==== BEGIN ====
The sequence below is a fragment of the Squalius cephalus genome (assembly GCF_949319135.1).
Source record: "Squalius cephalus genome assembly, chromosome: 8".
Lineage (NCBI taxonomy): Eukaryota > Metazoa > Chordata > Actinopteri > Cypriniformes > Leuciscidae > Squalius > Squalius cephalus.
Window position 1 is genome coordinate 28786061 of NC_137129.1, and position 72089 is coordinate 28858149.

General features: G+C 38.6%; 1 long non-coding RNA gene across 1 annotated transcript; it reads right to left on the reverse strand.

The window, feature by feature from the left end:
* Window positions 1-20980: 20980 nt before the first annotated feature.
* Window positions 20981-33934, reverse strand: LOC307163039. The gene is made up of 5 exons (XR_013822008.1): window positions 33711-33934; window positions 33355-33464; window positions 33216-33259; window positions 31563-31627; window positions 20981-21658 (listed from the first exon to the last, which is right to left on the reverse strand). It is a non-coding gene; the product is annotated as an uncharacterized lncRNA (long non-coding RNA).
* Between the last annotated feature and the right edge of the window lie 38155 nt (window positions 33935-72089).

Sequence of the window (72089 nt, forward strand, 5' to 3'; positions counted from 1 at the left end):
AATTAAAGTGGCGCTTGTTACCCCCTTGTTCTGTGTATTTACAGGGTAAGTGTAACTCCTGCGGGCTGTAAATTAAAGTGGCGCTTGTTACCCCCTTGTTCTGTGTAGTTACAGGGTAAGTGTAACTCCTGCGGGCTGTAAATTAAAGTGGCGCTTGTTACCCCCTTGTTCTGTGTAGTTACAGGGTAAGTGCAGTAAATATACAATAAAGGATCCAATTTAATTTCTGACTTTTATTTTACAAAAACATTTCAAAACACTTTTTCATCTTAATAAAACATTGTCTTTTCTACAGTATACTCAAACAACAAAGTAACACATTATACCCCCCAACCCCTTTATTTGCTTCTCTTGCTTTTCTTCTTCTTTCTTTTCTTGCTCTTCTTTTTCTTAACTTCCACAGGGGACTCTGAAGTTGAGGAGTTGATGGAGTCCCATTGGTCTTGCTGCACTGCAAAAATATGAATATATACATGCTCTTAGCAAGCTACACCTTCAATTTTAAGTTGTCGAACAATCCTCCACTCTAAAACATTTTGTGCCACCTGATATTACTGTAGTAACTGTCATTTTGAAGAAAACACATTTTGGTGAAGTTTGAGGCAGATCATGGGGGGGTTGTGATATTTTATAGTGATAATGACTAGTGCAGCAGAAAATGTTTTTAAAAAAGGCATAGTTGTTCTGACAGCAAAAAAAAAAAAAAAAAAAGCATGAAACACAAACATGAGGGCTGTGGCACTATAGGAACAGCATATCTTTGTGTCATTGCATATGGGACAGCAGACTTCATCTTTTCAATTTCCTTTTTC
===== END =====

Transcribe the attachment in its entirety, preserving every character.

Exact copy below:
The sequence below is a fragment of the Squalius cephalus genome (assembly GCF_949319135.1).
Source record: "Squalius cephalus genome assembly, chromosome: 8".
Lineage (NCBI taxonomy): Eukaryota > Metazoa > Chordata > Actinopteri > Cypriniformes > Leuciscidae > Squalius > Squalius cephalus.
Window position 1 is genome coordinate 28786061 of NC_137129.1, and position 72089 is coordinate 28858149.

General features: G+C 38.6%; 1 long non-coding RNA gene across 1 annotated transcript; it reads right to left on the reverse strand.

The window, feature by feature from the left end:
* Window positions 1-20980: 20980 nt before the first annotated feature.
* Window positions 20981-33934, reverse strand: LOC307163039. The gene is made up of 5 exons (XR_013822008.1): window positions 33711-33934; window positions 33355-33464; window positions 33216-33259; window positions 31563-31627; window positions 20981-21658 (listed from the first exon to the last, which is right to left on the reverse strand). It is a non-coding gene; the product is annotated as an uncharacterized lncRNA (long non-coding RNA).
* Between the last annotated feature and the right edge of the window lie 38155 nt (window positions 33935-72089).

Sequence of the window (72089 nt, forward strand, 5' to 3'; positions counted from 1 at the left end):
AATTAAAGTGGCGCTTGTTACCCCCTTGTTCTGTGTATTTACAGGGTAAGTGTAACTCCTGCGGGCTGTAAATTAAAGTGGCGCTTGTTACCCCCTTGTTCTGTGTAGTTACAGGGTAAGTGTAACTCCTGCGGGCTGTAAATTAAAGTGGCGCTTGTTACCCCCTTGTTCTGTGTAGTTACAGGGTAAGTGCAGTAAATATACAATAAAGGATCCAATTTAATTTCTGACTTTTATTTTACAAAAACATTTCAAAACACTTTTTCATCTTAATAAAACATTGTCTTTTCTACAGTATACTCAAACAACAAAGTAACACATTATACCCCCCAACCCCTTTATTTGCTTCTCTTGCTTTTCTTCTTCTTTCTTTTCTTGCTCTTCTTTTTCTTAACTTCCACAGGGGACTCTGAAGTTGAGGAGTTGATGGAGTCCCATTGGTCTTGCTGCACTGCAAAAATATGAATATATACATGCTCTTAGCAAGCTACACCTTCAATTTTAAGTTGTCGAACAATCCTCCACTCTAAAACATTTTGTGCCACCTGATATTACTGTAGTAACTGTCATTTTGAAGAAAACACATTTTGGTGAAGTTTGAGGCAGATCATGGGGGGGTTGTGATATTTTATAGTGATAATGACTAGTGCAGCAGAAAATGTTTTTAAAAAAGGCATAGTTGTTCTGACAGCAAAAAAAAAAAAAAAAAAAGCATGAAACACAAACATGAGGGCTGTGGCACTATAGGAACAGCATATCTTTGTGTCATTGCATATGGGACAGCAGACTTCATCTTTTCAATTTCCTTTTTC